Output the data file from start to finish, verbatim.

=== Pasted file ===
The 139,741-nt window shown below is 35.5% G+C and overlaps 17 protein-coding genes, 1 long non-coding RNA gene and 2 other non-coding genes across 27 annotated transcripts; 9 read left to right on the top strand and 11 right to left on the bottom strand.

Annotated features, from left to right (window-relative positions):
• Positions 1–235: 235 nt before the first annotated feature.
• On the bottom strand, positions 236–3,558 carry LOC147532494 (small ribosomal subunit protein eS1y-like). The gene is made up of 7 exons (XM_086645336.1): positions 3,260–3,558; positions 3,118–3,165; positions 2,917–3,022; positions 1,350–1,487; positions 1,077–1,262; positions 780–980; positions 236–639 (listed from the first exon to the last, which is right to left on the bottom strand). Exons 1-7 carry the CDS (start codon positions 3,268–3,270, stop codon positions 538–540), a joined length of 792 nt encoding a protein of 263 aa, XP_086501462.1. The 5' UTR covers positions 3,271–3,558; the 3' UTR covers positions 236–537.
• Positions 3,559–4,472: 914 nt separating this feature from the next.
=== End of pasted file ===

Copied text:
The 139,741-nt window shown below is 35.5% G+C and overlaps 17 protein-coding genes, 1 long non-coding RNA gene and 2 other non-coding genes across 27 annotated transcripts; 9 read left to right on the top strand and 11 right to left on the bottom strand.

Annotated features, from left to right (window-relative positions):
• Positions 1–235: 235 nt before the first annotated feature.
• On the bottom strand, positions 236–3,558 carry LOC147532494 (small ribosomal subunit protein eS1y-like). The gene is made up of 7 exons (XM_086645336.1): positions 3,260–3,558; positions 3,118–3,165; positions 2,917–3,022; positions 1,350–1,487; positions 1,077–1,262; positions 780–980; positions 236–639 (listed from the first exon to the last, which is right to left on the bottom strand). Exons 1-7 carry the CDS (start codon positions 3,268–3,270, stop codon positions 538–540), a joined length of 792 nt encoding a protein of 263 aa, XP_086501462.1. The 5' UTR covers positions 3,271–3,558; the 3' UTR covers positions 236–537.
• Positions 3,559–4,472: 914 nt separating this feature from the next.